A traveller who resorts to using antibiotics will pick up the most resistant strains of common “super bacteria”, proves a recent study.
Every year, millions of travellers visit countries with poor hygiene, and approximately one third of them return home carrying antibiotic-resistant ESBL intestinal bacteria. Most of them remain unaware of this, as the bacteria cause no symptoms. High-risk areas for contracting ESBL bacteria are South and South-East Asia, Africa and Latin America. Diarrhoea is the most common health complaint for people who travel to poor regions of the world. Those contracting diarrhoea have an increased risk of ESBL acquisition, and if they choose to treat it with antibiotics, the risk becomes multiplied. A Finnish study led by Professor Anu Kantele and published two years ago showed that among people travelling to high-risk areas, those contracting diarrhoea and taking antibiotics, up to 80% brought ESBL super bacteria home with them.
Research group offers new insights into the roles of different subareas in the prefrontal cortex
Whether the brain responds to an external stimulus or not depends significantly on the balance between areas of excitation and inhibition in the prefrontal cortex (PFC). Synaptic connections in the front of the cerebral cortex enable the brain to make a conscious decision on whether to react to a stimulus with movement or not. However, the roles of the individual regions in the PFC and how they work together in this decision-making process were unknown until now. An international team led by Stefanie Hardung from the research group of Professor Ilka Diester, a member of Bernstein Center Freiburg and the Cluster of Excellence BrainLinks-BrainTools, has now identified the roles five subareas in the prefrontal cortex play in making decisions on movement. Their results were now published in the journal Current Biology.. This study may be of particular significance for the further investigation of impulse control disorders.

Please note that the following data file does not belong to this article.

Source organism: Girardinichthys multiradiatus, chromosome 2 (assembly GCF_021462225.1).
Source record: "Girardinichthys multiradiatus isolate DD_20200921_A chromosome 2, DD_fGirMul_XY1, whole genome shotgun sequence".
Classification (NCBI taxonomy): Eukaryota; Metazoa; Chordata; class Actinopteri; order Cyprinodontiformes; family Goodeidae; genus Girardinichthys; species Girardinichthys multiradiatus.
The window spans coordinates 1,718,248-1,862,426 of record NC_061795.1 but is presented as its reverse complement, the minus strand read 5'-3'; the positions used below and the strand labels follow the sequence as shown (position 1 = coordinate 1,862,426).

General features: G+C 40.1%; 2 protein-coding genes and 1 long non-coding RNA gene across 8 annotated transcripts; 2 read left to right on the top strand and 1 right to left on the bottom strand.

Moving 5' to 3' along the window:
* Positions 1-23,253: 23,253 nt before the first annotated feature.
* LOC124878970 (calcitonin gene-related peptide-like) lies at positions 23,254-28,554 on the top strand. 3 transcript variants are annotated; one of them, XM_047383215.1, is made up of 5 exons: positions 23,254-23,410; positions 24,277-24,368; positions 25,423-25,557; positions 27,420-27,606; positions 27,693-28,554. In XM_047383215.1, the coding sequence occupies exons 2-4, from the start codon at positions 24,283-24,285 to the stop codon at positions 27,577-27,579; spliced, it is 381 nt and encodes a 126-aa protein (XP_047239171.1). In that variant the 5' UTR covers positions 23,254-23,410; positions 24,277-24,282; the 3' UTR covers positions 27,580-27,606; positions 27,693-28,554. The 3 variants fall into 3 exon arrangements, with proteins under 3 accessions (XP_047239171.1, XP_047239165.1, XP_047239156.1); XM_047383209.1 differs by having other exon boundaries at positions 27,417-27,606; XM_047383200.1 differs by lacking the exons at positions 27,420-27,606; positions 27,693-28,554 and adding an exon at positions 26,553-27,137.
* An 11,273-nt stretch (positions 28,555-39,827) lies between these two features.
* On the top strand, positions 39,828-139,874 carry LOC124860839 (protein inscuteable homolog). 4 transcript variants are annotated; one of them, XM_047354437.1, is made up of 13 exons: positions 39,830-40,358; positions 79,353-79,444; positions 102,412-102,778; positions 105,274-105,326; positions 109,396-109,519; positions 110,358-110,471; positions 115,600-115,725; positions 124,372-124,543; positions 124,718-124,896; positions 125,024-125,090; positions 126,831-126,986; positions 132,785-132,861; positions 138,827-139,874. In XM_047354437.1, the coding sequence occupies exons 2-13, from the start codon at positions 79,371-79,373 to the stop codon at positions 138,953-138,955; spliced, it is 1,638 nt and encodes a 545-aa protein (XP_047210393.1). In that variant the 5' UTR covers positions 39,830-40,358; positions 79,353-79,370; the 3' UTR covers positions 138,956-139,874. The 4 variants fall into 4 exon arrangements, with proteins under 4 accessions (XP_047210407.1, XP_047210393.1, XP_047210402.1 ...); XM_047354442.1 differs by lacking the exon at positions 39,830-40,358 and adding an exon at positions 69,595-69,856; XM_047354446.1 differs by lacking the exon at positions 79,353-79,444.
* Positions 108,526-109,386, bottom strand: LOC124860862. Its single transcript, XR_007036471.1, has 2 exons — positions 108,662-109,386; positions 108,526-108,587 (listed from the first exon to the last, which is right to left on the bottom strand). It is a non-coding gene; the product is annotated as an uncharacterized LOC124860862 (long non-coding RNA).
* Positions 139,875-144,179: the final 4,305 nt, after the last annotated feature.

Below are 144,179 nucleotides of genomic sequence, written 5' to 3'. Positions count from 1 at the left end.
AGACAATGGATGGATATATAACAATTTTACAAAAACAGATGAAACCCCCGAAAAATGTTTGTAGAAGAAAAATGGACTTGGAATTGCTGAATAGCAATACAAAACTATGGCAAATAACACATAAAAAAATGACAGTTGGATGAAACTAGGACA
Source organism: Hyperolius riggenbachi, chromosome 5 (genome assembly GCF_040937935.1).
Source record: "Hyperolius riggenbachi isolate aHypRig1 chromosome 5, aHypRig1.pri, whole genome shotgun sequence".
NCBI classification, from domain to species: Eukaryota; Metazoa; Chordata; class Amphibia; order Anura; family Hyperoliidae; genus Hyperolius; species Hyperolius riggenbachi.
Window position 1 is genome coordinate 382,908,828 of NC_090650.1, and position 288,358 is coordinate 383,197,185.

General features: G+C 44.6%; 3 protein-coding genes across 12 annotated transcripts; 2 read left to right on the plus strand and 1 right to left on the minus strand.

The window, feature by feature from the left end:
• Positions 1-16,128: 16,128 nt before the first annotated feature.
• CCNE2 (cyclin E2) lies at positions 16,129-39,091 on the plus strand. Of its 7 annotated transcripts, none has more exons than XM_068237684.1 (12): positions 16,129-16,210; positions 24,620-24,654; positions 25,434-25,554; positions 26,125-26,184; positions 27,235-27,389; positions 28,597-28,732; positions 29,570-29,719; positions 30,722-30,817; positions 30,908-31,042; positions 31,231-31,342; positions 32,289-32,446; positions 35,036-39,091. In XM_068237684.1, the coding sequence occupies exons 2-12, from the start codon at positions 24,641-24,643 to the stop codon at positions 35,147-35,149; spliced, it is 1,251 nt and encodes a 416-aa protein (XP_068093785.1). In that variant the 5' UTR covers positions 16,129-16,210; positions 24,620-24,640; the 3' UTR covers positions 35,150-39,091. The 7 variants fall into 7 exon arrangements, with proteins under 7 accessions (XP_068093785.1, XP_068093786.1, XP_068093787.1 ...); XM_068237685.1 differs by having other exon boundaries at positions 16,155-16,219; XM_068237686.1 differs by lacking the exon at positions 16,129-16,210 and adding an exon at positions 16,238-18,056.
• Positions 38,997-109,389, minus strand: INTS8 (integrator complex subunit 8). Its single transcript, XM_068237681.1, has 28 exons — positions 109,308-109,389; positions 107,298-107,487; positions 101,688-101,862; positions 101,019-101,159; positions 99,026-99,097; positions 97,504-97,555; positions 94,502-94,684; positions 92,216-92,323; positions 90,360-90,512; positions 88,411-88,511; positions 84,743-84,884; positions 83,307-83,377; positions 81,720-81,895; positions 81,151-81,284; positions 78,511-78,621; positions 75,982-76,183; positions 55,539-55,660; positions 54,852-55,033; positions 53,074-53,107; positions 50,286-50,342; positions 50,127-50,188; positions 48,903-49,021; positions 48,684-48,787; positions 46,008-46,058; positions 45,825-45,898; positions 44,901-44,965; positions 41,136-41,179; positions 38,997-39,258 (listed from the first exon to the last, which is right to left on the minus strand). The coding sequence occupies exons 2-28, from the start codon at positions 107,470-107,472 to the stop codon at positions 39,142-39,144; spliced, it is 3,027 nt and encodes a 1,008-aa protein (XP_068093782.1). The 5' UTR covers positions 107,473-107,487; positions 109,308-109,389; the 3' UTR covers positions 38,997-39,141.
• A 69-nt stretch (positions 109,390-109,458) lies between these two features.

Cloth used for wrapping scrolls, found by Hebrew University excavators, the first in over 60 years to discover a new scroll cave and to properly excavate it. (Credit: Casey L. Olson and Oren Gutfeld)
Hebrew University archaeologists working near the Dead Sea have found a cave that previously contained Dead Sea scrolls, which were looted in the middle of the 20th Century. Scholars now suggest the cave should be numbered as Cave 12, along with the 11 caves previously known to have housed hidden Dead Sea scrolls.
In a drive to prevent a recurrence of the VW emissions scandal, Internal Market Committee MEPs amended EU car “type approval” rules on Thursday, to make environmental and safety testing more independent and strengthen national and EU oversight of cars already on the road. Daniel Dalton (ECR, UK), who is steering this legislation through Parliament, said “With today's vote the Internal Market Committee has sent a clear signal to national governments and consumers that it is about time we addressed the weaknesses that allowed the emissions scandal to take place. We agreed that the key to rebuilding consumer trust in the motor vehicle approval system is more rigorous and systematic oversight at every stage”.
The biological formation of neurotoxic methyl mercury is an enigmatic process underpinning mercury-related health and environmental hazards. Nevertheless, the exact mechanisms and the factors controlling the process are still not well understood.
In a collaborative effort, researchers at Uppsala and Umeå University now show that the formation of methylmercury in sediment is controlled by the molecular composition of the organic matter. The study has been published in Nature Communications.
A team of researchers led by Patrik Verstreken (VIB–KU Leuven) have identified an underlying mechanism in early onset Parkinson’s. Using flies, mice and patient cells, the team focused on cardiolipin, a fat unique to cells’ mitochondria, organelles that produce energy. They demonstrated that reducing the effects of the protein FASN influences the mitochondria, leading to increased cardiolipin levels and reduced Parkinson’s symptoms. These results could pave the way to therapies for Parkinson’s disease that target lipids. The team’s research was published in the scientific magazine Journal of Cell Biology.